Greg Reed had never heard of HomeServe before he joined. Now he claims to have the best job in the world. During his time with the company they were hit with a £30 million fee for mis-selling, had a complete change of management and the business has reinvented itself in a remarkable way with a focus on people.
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Tell us about HomeServe.
HomeServe is a home assistance company. When customers have issues in their home, primarily with their electrics, water, or heating, we go help them out. We’ve got about 2.2 million customers in the UK, and 7.8 million globally. Essentially, it’s a subscription service, like an insurance against your boiler breaking down.
How would you describe the culture there?
The culture here is very customer-focused. We do that through the front line staff. We have a saying here that if you look after the people, they’ll look after the customers, and the rest takes care of itself. That’s a very simple mantra, but we live it every day. It’s really changed the company. I think 2005 is when the Financial Services Authority came into being. And at that point, HomeServe should have transitioned from a sales and marketing company that had some service with it, to a company that fully understood all the financial regulations. It sounds odd for a company this size, but it never really sunk in what it meant to be a regulated company, especially when it comes to insurance. Back then the company was very sales-focused and growth-focused. And the front line (which is your defence against anything ever going wrong) they were incentivized in the wrong way. They were incentivized on sales and growth, so there wasn’t that laser focus on the customer. And people were asking me a lot – did I have to get rid of a lot of people? Were there bad people there? All the senior managers had to pay with their jobs, so they had to go, but the front office staff and the engineers, they were all very good people who trusted the people who were leading them. And they weren’t empowered to have a say in what was happening. One of the bigger changes we had to do was to put that safety net in place, which is our front line staff.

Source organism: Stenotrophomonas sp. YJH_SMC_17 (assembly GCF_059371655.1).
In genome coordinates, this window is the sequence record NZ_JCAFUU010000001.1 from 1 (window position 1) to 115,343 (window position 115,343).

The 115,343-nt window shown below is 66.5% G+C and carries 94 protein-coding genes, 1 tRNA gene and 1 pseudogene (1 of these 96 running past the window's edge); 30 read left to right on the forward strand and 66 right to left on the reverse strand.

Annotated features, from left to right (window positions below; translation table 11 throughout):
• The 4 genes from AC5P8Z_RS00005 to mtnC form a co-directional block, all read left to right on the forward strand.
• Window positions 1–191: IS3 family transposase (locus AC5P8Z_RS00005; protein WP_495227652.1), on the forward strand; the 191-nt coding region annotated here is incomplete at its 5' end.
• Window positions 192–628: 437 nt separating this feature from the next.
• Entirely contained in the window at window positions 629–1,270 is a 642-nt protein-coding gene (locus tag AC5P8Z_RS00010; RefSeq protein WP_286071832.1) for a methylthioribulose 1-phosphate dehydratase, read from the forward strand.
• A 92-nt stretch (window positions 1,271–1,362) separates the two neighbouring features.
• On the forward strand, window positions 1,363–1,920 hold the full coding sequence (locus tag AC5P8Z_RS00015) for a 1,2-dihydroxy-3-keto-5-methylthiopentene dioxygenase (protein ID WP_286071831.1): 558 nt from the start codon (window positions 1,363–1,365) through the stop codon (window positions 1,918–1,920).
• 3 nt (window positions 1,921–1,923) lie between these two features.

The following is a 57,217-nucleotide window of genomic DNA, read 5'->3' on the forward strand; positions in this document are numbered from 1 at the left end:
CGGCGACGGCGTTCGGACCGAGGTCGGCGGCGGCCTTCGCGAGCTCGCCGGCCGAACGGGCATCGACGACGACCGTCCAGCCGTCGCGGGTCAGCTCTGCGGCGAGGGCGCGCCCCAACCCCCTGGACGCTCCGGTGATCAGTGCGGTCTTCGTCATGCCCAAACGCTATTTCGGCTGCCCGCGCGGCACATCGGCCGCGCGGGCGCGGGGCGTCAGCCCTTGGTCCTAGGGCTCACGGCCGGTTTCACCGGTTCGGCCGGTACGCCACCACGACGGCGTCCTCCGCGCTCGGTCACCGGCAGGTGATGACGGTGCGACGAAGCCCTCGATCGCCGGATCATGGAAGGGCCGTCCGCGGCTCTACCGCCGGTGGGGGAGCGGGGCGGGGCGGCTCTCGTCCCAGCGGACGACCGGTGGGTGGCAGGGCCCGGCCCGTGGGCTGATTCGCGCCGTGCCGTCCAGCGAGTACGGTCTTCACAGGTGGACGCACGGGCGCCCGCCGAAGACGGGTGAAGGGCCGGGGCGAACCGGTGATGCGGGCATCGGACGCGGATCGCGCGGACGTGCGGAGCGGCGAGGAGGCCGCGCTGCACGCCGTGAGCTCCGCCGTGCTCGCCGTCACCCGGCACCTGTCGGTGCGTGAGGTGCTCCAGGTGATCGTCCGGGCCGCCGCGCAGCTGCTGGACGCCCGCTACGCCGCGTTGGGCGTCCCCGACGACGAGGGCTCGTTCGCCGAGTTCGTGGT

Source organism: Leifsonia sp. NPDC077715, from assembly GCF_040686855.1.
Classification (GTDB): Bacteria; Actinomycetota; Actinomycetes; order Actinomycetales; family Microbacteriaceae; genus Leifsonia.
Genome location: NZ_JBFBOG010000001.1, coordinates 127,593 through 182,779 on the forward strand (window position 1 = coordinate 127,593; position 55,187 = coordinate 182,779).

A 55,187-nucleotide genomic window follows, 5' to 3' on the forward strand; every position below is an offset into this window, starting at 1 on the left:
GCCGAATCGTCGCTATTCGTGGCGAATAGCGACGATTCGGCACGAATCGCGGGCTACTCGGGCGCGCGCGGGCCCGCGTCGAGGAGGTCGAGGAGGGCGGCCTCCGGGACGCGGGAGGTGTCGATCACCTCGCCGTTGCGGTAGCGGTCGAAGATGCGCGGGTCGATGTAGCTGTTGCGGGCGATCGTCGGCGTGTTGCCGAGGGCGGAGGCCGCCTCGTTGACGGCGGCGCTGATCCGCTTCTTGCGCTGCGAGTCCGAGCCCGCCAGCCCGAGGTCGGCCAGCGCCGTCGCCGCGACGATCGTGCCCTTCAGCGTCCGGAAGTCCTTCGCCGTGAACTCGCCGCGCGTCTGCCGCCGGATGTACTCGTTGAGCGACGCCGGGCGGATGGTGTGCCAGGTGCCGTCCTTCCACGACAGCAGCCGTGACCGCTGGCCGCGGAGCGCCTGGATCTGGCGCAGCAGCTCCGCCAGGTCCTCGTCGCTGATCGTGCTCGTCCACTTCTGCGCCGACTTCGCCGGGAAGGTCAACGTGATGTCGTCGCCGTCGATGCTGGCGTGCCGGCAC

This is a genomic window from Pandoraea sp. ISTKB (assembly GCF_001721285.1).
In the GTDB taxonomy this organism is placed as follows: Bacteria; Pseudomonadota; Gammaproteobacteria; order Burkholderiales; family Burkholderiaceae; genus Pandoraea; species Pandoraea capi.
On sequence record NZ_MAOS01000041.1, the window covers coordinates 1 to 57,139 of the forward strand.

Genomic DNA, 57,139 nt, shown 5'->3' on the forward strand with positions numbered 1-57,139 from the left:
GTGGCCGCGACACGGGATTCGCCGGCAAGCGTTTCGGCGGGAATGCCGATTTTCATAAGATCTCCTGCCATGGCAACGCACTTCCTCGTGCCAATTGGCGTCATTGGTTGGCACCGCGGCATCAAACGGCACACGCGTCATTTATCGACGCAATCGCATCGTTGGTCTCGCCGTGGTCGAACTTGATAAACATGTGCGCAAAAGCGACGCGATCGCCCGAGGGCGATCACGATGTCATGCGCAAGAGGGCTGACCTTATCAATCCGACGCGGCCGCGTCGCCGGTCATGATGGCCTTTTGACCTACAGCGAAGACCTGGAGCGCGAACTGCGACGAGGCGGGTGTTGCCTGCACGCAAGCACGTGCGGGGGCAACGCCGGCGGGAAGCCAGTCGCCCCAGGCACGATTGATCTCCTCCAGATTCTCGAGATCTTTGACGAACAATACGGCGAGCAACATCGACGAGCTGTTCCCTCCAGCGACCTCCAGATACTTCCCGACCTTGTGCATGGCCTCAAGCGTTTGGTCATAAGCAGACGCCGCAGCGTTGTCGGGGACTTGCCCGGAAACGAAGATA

In 2014 the largest-ever retail fine of £30.6 million was issued to HomeServe, tell us what happened?
It was a strange period between 2011, which is when the company voluntarily stopped selling, and 2014, which is when the fine came, because the company had been very transparent and talked about the fact they were under investigation. Normally, people don’t find out a company’s under investigation until the fine comes. So there was this cloud hanging over what was going to happen. There was no doubt the FCA used a new calculation on HomeServe for the first time, which is the way they do it now with everyone. And it resulted in a much larger fine than had ever been issued. Since then, RBS has had over £100 million fines. So we’re in the background as far as retail fines go now, but at the time it was quite shocking. I had staff that I cared about so it actually made me sick when I read the reasons for the fine. I also knew that it was going to be something that we would have to carry around, that we had a responsibility for and that if we were going to move forward, we would always move forward with that in the background as a backdrop to everything that we did.
What impact would you say this had on the company culture and the employer brand?
Our founder Richard Harpin, didn’t want this to be his legacy. He was starting new businesses in other countries when this happened. So he really laid the groundwork for us to be able to not waste a good crisis, and really go back to basics and do things that a listed company normally couldn’t do. There were products that I got rid of. There were inefficient things that we got eliminated that impacted the income, but we were trying to get ourselves to a steady spot where we could rebuild the company around the customer. You can’t do that when you’ve got expectations going on all the time. Strangely the crisis made the company stand up and look at itself in the mirror. There was a decision and a choice made about what the company was going to be. We were going to be about the customer, and we were able to put some things in place.
Talk us through the steps that you took to turn around the business of HomeServe?
The first thing that we did was just not selling any more, it was a good symbol to everyone that something was going to change. From there, my boss, Martin Bennett, myself and a few others, sat down and we looked at whether we were really going to be a company that was about its people who wanted to create a great environment for customers off the back of that. How were we going to rebuild the credibility of the company for the staff, because the staff felt incredibly let down and betrayed. So the first thing we did was we looked at our products and things that we didn’t think were core to what we did, like Legal Cover, we just cancelled those products and gave up some income. And some other products, we thought maybe they were too expensive. One product we cut the price in half and we fixed the value.